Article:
Proximal soil spectroscopy for soil C estimation and mapping
Soil samples in the New Zealand National Soil Archive are being scanned to collect visible-near infrared (Vis-NIR) soil spectra. The Archive contains approximately 25 000 soil samples, dating from 1939, and is housed near our Palmerston North site.
Soil Vis-NIR spectra provide a unique signature for each sample (Figure 1). We are developing chemometric methods to interpret accurately the spectra and extract information for soil moisture, C and N. A calibration set of spectra obtained from soils with known properties are needed to predict properties of unknown samples using their spectral signatures. The spectra can also be interpreted for a range of other soil properties, including clay content, mineralogy and soil function, for example denitrification potential and microbial C.
The aim of this spectral dataset is to provide a comprehensive spectral library for New Zealand soil spectra interpretation. We are also contributing our soil spectral library to a Global Soil Spectroscopy Group that intends to develop global calibrations for predicting soil properties. The Global library project aims to develop a global collaborative network for soil spectroscopy to further research and development and encourage its adoption in soil science.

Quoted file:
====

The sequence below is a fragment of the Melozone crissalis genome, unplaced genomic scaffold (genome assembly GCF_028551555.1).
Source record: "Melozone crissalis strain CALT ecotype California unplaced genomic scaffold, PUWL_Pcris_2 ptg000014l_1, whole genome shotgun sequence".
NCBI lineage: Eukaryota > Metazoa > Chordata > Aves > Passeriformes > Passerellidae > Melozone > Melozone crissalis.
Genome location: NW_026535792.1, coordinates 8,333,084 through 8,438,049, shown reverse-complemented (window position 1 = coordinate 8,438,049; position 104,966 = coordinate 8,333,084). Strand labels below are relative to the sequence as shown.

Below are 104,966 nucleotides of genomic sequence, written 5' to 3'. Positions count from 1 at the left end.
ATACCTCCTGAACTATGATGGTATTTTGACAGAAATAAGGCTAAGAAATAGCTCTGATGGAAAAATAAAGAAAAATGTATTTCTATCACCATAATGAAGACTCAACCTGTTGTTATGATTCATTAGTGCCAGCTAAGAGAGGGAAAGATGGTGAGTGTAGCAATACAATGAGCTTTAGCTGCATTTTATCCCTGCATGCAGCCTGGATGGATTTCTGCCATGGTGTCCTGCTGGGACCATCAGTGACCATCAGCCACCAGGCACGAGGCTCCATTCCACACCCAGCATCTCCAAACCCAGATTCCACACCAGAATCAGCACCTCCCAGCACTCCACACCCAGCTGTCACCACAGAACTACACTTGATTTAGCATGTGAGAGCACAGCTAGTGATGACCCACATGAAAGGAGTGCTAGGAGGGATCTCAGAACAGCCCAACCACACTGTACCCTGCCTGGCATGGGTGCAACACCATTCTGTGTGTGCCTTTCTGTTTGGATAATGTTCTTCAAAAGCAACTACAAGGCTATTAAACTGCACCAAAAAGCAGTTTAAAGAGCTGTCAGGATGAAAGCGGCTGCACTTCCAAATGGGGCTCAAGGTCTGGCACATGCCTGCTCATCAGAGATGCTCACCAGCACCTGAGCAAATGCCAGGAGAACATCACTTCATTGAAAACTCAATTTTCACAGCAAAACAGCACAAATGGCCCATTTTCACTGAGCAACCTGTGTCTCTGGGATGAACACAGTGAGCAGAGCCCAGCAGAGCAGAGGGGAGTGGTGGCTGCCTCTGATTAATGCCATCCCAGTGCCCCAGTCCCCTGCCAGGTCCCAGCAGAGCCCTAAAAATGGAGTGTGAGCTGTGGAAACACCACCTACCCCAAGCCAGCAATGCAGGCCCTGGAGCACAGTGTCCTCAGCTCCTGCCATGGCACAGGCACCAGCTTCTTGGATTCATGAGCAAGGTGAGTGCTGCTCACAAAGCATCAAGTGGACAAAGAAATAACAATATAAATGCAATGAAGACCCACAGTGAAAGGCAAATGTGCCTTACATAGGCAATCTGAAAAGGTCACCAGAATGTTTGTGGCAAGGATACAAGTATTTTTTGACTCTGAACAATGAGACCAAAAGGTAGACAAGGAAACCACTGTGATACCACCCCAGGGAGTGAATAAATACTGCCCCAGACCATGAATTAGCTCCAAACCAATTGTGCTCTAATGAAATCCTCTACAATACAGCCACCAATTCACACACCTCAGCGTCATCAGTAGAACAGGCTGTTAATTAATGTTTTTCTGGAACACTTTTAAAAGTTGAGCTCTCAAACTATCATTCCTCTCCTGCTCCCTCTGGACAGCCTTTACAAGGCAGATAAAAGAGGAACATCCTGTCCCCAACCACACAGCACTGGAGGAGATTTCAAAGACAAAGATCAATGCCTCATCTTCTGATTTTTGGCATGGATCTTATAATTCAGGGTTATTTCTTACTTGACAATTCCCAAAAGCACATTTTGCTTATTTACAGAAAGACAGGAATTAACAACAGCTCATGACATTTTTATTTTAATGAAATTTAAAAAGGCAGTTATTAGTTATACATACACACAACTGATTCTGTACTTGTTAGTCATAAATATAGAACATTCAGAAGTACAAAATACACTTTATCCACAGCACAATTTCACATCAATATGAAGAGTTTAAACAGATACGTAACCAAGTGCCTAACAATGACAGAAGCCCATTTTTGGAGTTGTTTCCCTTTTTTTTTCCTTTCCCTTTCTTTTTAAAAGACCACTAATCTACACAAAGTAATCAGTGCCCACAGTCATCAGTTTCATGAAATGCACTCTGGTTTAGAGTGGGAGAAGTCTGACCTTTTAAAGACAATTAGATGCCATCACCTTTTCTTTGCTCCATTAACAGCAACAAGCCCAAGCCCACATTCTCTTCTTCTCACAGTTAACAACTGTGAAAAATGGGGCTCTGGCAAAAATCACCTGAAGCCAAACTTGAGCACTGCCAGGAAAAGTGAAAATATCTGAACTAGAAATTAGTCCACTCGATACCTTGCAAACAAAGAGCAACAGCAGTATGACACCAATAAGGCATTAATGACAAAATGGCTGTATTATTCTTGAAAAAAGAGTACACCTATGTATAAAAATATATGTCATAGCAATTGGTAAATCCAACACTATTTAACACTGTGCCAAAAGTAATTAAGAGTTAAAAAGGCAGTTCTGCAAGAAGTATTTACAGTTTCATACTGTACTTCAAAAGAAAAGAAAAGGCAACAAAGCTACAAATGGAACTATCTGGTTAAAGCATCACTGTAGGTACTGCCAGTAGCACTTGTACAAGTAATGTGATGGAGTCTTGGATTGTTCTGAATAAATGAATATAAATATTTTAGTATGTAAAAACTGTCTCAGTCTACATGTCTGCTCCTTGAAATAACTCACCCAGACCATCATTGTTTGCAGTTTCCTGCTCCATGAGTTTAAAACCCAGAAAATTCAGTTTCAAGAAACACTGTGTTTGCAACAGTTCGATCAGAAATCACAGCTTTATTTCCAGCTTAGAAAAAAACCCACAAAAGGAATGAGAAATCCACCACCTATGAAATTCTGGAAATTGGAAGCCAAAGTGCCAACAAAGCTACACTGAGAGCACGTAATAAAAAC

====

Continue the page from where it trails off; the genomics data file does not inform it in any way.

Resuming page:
Proximal Vis-NIR soil sensing is also being used to collect soil spectra from soil cores in the field at geo-referenced positions. Our research has found comparable accuracy for field-assessed soil C compared to that determined on spectra collected in the laboratory from air-dried, sieved samples. The denser sampling achievable by proximal sensing compared with conventional methods allows direct soil mapping and monitoring of soils using geostatistics.
Proximal soil spectroscopy with geostatistical interpretation of geo-referenced datasets will be used to improve our soil C mapping methods at the paddock scale, where spatial variability of soil C measurements has been found to vary largely over a distance of just a few metres (e.g. Figure 2). Spectral sampling position is targeted to sample the complete range of variability within the landscape, and the sampling strategy is determined from soil electrical conductivity and digital elevation maps obtained using on-the-go electromagnetic induction soil survey equipment.
Carolyn Hedley & Pierre Roudier